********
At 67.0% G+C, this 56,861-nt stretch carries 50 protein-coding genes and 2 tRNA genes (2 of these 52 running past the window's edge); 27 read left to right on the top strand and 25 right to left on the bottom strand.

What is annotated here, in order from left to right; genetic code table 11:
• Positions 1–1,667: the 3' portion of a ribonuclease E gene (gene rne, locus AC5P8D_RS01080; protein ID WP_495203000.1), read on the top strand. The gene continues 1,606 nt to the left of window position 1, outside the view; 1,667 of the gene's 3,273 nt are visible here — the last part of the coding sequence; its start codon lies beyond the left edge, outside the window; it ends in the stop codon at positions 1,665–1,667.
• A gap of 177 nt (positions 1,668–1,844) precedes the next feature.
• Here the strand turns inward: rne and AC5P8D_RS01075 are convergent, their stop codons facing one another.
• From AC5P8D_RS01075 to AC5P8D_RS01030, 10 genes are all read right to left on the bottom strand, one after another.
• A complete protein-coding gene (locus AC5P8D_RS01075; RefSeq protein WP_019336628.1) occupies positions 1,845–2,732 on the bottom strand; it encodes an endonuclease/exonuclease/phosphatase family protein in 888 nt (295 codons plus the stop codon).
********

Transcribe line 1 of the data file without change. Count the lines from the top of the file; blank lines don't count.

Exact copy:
At 67.0% G+C, this 56,861-nt stretch carries 50 protein-coding genes and 2 tRNA genes (2 of these 52 running past the window's edge); 27 read left to right on the top strand and 25 right to left on the bottom strand.